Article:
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Watching the metabolism at work

Image Heart
Hyperpolarised MRI technology reveals changes in the heart muscle’s sugar metabolism after a heart attack. (Illustration: Instituts for Biomedical Engineering / ETH Zurich, University of Zurich)

Researchers from ETH Zurich and the University of Zurich are taking magnetic resonance imaging a step further. With their new method, they can visualise metabolic processes in the body. Their objective is to improve the future diagnosis and treatment of heart disease.

Magnetic resonance imaging (MRI) has become an indispensable part of medicine. It allows unique insights into the body and diagnosis of various diseases. However, current MRI technology has its limitations: although it can be used to map the structure and function of organs and tissues, it cannot be used to map changes in metabolism, which play a key role in many diseases.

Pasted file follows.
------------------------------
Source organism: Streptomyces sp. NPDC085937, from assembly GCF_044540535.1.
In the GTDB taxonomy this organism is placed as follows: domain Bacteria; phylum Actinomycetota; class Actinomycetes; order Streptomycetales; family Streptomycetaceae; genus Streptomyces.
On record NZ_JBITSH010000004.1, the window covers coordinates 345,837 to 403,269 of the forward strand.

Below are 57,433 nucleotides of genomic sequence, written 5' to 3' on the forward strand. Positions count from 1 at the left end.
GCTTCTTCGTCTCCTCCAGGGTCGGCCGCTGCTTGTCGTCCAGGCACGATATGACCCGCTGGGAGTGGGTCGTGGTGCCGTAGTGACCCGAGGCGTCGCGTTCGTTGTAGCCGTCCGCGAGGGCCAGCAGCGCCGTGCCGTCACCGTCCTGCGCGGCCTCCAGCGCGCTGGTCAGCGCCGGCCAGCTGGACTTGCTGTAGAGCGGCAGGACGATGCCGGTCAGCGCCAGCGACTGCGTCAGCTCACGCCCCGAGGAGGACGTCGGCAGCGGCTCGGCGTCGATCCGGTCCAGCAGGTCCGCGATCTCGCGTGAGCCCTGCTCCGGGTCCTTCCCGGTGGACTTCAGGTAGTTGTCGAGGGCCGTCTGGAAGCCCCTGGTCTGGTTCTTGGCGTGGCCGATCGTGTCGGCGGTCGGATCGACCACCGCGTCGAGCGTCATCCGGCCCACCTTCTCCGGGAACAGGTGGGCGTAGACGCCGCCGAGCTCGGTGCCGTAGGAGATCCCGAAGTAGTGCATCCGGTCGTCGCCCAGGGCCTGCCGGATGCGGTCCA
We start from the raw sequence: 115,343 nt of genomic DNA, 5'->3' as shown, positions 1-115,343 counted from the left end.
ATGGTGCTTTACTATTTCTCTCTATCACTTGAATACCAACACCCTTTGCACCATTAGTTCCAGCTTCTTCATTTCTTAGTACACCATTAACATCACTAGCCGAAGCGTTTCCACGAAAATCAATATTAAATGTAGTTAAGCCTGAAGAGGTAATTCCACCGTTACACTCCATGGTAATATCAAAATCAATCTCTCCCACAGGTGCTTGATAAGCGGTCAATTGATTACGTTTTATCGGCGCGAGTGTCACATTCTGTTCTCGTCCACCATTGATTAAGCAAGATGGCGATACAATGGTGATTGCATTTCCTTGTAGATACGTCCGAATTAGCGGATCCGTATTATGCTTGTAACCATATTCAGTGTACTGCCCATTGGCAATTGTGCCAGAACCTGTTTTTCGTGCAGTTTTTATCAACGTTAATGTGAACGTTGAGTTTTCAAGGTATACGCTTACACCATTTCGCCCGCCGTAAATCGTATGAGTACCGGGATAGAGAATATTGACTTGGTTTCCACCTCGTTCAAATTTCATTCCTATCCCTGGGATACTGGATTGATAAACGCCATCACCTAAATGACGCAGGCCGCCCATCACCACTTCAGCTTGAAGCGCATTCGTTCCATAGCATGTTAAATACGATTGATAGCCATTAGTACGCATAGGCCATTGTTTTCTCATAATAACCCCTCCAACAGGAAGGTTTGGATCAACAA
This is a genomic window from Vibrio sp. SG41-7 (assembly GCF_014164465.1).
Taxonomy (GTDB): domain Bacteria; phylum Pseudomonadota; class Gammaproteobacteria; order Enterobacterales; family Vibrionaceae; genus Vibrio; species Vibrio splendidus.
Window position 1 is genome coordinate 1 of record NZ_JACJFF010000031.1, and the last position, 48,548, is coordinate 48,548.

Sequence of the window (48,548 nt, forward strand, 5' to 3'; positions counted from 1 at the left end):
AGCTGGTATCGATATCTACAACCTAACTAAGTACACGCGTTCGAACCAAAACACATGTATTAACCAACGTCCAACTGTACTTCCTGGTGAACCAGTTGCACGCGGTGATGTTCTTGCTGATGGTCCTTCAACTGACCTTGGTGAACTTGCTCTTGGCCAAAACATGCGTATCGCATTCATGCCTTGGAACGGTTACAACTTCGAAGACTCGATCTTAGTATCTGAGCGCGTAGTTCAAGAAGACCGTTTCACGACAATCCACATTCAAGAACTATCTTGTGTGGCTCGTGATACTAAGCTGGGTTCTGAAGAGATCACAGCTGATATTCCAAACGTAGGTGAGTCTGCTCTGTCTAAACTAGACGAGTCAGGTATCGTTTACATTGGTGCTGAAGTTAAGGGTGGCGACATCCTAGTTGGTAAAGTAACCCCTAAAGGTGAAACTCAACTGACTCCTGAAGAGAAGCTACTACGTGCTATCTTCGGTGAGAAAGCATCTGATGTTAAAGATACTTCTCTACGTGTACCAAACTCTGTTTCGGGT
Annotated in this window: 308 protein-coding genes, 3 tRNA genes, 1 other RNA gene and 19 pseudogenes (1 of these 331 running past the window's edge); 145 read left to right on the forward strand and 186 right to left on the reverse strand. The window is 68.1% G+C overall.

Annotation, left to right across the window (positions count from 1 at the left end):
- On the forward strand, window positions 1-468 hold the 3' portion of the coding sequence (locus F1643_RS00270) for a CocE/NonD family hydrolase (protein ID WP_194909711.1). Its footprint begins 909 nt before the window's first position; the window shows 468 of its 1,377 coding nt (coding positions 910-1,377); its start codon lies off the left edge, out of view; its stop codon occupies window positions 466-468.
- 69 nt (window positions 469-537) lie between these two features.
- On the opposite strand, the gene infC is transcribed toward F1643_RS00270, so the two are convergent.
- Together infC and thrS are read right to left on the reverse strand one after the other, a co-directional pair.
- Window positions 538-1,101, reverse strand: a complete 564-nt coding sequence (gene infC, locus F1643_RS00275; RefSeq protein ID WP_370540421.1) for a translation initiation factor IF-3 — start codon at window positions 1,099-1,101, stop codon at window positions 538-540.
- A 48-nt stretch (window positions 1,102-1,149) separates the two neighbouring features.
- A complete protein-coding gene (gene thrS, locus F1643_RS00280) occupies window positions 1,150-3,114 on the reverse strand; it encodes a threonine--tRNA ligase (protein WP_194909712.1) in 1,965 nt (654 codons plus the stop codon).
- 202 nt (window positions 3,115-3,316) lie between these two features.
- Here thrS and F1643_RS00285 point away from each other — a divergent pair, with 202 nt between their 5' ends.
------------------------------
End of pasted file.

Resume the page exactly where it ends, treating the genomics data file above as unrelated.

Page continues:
This is precisely what researchers from ETH Zurich and the University of Zurich at the Institute for Biomedical Engineering are now aiming to make possible. Professor Sebastian Kozerke’s group is advancing MRI technology so that it can be used to visualise metabolism in real time. The researchers are focusing on the heart, the metabolism of which is particularly complex because it can choose from multiple energy sources.

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